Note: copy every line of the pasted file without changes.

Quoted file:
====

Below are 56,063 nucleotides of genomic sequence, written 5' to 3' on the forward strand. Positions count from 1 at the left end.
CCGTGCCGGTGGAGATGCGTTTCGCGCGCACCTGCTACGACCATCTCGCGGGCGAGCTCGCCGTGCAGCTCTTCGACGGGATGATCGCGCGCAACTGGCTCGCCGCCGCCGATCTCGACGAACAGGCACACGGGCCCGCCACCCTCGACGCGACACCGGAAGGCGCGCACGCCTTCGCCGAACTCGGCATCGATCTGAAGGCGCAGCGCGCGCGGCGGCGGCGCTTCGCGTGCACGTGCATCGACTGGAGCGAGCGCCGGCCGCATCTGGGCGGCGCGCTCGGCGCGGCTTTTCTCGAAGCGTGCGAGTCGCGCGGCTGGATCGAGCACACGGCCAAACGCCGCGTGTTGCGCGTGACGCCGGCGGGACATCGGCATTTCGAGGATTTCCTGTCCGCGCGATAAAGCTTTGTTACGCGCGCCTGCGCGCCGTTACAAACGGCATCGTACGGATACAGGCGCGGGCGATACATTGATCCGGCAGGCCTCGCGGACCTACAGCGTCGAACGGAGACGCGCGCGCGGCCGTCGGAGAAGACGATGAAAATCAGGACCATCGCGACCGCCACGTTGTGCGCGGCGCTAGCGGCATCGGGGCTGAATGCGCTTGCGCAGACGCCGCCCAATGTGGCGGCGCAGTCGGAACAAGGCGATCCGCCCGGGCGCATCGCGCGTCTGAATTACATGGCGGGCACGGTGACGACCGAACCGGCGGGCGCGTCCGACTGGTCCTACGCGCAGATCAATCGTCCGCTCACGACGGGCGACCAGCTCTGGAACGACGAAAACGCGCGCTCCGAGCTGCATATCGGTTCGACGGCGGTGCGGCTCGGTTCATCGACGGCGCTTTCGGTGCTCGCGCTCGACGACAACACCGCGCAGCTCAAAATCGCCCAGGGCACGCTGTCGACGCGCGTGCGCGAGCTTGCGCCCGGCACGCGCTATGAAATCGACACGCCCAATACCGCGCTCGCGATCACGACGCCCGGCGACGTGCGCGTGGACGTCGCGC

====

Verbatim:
Below are 56,063 nucleotides of genomic sequence, written 5' to 3' on the forward strand. Positions count from 1 at the left end.
CCGTGCCGGTGGAGATGCGTTTCGCGCGCACCTGCTACGACCATCTCGCGGGCGAGCTCGCCGTGCAGCTCTTCGACGGGATGATCGCGCGCAACTGGCTCGCCGCCGCCGATCTCGACGAACAGGCACACGGGCCCGCCACCCTCGACGCGACACCGGAAGGCGCGCACGCCTTCGCCGAACTCGGCATCGATCTGAAGGCGCAGCGCGCGCGGCGGCGGCGCTTCGCGTGCACGTGCATCGACTGGAGCGAGCGCCGGCCGCATCTGGGCGGCGCGCTCGGCGCGGCTTTTCTCGAAGCGTGCGAGTCGCGCGGCTGGATCGAGCACACGGCCAAACGCCGCGTGTTGCGCGTGACGCCGGCGGGACATCGGCATTTCGAGGATTTCCTGTCCGCGCGATAAAGCTTTGTTACGCGCGCCTGCGCGCCGTTACAAACGGCATCGTACGGATACAGGCGCGGGCGATACATTGATCCGGCAGGCCTCGCGGACCTACAGCGTCGAACGGAGACGCGCGCGCGGCCGTCGGAGAAGACGATGAAAATCAGGACCATCGCGACCGCCACGTTGTGCGCGGCGCTAGCGGCATCGGGGCTGAATGCGCTTGCGCAGACGCCGCCCAATGTGGCGGCGCAGTCGGAACAAGGCGATCCGCCCGGGCGCATCGCGCGTCTGAATTACATGGCGGGCACGGTGACGACCGAACCGGCGGGCGCGTCCGACTGGTCCTACGCGCAGATCAATCGTCCGCTCACGACGGGCGACCAGCTCTGGAACGACGAAAACGCGCGCTCCGAGCTGCATATCGGTTCGACGGCGGTGCGGCTCGGTTCATCGACGGCGCTTTCGGTGCTCGCGCTCGACGACAACACCGCGCAGCTCAAAATCGCCCAGGGCACGCTGTCGACGCGCGTGCGCGAGCTTGCGCCCGGCACGCGCTATGAAATCGACACGCCCAATACCGCGCTCGCGATCACGACGCCCGGCGACGTGCGCGTGGACGTCGCGC